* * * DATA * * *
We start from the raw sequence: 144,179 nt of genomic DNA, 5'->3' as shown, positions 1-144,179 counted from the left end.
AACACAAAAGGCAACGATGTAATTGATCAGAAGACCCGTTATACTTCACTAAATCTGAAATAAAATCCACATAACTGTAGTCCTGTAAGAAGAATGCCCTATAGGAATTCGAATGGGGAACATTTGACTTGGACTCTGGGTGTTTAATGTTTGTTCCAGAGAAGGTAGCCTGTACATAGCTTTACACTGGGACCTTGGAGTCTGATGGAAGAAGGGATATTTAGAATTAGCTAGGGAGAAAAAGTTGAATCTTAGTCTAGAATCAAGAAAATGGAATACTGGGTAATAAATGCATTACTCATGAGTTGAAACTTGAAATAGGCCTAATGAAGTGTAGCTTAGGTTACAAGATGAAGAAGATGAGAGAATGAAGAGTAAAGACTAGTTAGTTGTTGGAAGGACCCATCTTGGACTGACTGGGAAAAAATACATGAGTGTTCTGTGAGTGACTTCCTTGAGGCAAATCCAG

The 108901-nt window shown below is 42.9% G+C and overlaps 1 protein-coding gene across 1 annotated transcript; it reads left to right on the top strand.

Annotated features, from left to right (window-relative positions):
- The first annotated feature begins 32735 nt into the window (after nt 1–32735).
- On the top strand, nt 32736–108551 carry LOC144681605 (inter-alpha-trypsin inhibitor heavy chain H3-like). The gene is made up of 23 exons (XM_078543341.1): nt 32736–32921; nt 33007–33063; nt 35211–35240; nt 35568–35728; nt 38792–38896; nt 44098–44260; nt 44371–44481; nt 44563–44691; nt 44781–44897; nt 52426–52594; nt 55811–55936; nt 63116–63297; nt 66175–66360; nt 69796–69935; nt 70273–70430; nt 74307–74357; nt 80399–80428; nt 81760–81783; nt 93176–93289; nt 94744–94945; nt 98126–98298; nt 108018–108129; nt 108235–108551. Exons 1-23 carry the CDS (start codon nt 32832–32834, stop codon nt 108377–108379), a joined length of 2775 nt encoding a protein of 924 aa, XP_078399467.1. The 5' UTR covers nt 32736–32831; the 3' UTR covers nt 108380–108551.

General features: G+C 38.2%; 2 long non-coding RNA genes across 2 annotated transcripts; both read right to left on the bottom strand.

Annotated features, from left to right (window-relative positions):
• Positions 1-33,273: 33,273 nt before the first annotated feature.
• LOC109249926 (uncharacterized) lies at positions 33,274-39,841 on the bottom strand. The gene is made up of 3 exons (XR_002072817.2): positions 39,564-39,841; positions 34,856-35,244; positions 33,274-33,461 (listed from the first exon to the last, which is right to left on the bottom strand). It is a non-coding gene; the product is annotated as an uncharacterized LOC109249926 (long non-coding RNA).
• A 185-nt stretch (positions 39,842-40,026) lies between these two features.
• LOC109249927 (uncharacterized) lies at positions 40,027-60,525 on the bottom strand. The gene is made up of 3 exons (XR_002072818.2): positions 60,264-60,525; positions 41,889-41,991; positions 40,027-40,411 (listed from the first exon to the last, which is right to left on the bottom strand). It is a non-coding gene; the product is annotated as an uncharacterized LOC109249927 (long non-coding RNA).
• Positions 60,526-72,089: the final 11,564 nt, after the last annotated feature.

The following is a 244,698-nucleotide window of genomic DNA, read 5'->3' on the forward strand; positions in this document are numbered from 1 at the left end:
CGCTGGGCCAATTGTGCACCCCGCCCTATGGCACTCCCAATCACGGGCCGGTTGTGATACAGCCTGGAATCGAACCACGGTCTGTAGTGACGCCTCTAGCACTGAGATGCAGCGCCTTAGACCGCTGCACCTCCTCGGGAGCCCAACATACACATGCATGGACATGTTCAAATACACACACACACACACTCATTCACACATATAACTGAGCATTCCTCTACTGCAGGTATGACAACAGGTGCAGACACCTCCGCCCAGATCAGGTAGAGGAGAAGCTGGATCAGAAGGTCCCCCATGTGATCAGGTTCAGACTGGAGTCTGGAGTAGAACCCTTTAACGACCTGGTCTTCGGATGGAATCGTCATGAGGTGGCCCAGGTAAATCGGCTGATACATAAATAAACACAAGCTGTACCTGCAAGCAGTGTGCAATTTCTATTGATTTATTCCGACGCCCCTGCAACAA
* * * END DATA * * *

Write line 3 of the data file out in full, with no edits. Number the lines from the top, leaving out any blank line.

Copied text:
The 108901-nt window shown below is 42.9% G+C and overlaps 1 protein-coding gene across 1 annotated transcript; it reads left to right on the top strand.